Unity Over Clarity: How We Arrived at The Alexandria Attack



By Mike Smith

Beliefs are vehicles. They take us places, and they’re not always where we wanted to go. At least half of America wants unity; the remainder is split between those who don’t and the rest who don’t care. But the biggest casualty of attack is clarity. First, please understand that this violent shooting in Alexandria, Virginia was a terrorist attack. Despite the FBI’s unwillingness to translate English into English through the filter of the Merriam-Webster Dictionary, terrorists are defined by what they do, not whether they’re connected to Islamic jihad. In fact, this applies to all of us: what we do is who we are, not merely who we identify with. James T. Hodgkinson, a certified Marxist-Leninist Bernie Sanders supporter, chose to fire upon GOP congressmen as freely as he chose to completely identify with the Left. And Hodgkinson is a “was” now because he chose to fully embody the failure that is Leftism to the very core or his being (the Facebook page tells all). Right to the end, Hodgkinson saw to it that his life and legacy would testify that what killed the Soviet Union’s soul ultimately wasted him too. The death he sought to become consumed him. Folks, if we need any hard proof that Leftism is born of brainwashing, here it is. But behind it all was a set of beliefs.

To understand the power beliefs have, let’s first discard our main distraction. News outlets still give and take from the political tone Hodgkinson set for his own terrorism, but it’s mostly noise. Even as our cultural civil war worsens, we can still agree “the media” is one-sided and will be for some time—we must let them blur moral clarity on their own without confusing us further. Our ability to freely exercise disagreement without fear of violence is fast disappearing, yet we still have control over our TVs and radios. We are also the only ones who can reverse our collective terminal nosedive. Look: facts prove themselves right with or without our input. The only difference is on which side of the facts we end up. And what determines that is our beliefs. They always take us somewhere; there are no neutral beliefs. We go in life where we decide to—beliefs inform decisions. And with few exceptions (like James Hodgkinson, who was truly beyond help), destructive beliefs that eventually leave us unhappy or dissatisfied can be changed any time. Our problem though (and yes, it is our problem) is that too few of us want to change.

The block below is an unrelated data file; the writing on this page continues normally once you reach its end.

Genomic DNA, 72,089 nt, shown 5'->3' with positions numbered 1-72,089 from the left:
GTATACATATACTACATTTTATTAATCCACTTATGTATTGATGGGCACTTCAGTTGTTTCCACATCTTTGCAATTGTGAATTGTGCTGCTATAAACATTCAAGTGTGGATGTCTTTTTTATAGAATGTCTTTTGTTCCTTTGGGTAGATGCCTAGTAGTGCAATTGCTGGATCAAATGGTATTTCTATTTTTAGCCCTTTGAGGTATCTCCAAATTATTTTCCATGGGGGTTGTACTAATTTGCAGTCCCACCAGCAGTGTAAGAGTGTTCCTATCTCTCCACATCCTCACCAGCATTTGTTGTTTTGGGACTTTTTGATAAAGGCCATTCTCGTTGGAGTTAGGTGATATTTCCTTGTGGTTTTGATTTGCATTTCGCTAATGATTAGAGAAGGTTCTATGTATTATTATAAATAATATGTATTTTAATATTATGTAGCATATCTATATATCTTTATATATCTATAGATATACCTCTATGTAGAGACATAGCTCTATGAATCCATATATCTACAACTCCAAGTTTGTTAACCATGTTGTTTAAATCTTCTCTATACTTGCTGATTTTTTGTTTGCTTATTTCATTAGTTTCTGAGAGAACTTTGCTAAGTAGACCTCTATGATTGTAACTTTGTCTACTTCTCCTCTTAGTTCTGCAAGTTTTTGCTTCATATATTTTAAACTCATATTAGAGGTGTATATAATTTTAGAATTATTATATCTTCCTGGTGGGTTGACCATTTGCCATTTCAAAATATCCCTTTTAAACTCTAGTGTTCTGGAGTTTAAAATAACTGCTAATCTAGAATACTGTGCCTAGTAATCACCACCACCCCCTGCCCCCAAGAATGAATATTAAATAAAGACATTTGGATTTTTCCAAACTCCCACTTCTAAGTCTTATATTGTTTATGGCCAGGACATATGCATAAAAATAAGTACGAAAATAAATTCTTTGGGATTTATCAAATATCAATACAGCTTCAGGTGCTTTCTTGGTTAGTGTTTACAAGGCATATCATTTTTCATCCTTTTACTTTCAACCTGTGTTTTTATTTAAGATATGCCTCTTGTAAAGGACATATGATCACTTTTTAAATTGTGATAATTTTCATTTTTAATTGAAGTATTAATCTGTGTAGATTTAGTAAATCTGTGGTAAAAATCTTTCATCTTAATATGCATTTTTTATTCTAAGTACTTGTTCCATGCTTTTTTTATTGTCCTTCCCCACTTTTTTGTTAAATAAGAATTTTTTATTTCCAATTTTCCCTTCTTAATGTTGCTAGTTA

And why is it our problem? Because misery loves company, and will not be bothered by our country’s desire to separate personal beliefs from societal condition. The two cannot be separated: who most of us are is what America is. This is evident in our shared difficulties, continued by witting and unwitting people who are slowly undoing America. Though terrorism is the most violent product of this deconstruction, it still affects few Americans (currently). Whatever fear we have over this threat still harms us less than the increasing popularity of historically violent belief systems. National socialism brought on the Holocaust and World War Two; credit for many more genocides goes to Communism. And both are two sides of the same coin, one that James Hodgkinson tossed and elected to receive. If we continue to value unity over clarity, we will eventually be united: we will be united in pain, made equal by those who believe some folks are more “equal” than others.

James T. Hodgkinson

Mike Smith is a writer, Millenial and nationalist conservative living in Camarillo. He reasons through the written word so clarity can outdo agreement. He desires a government strong enough to protect America, even from itself, so leftism fails.

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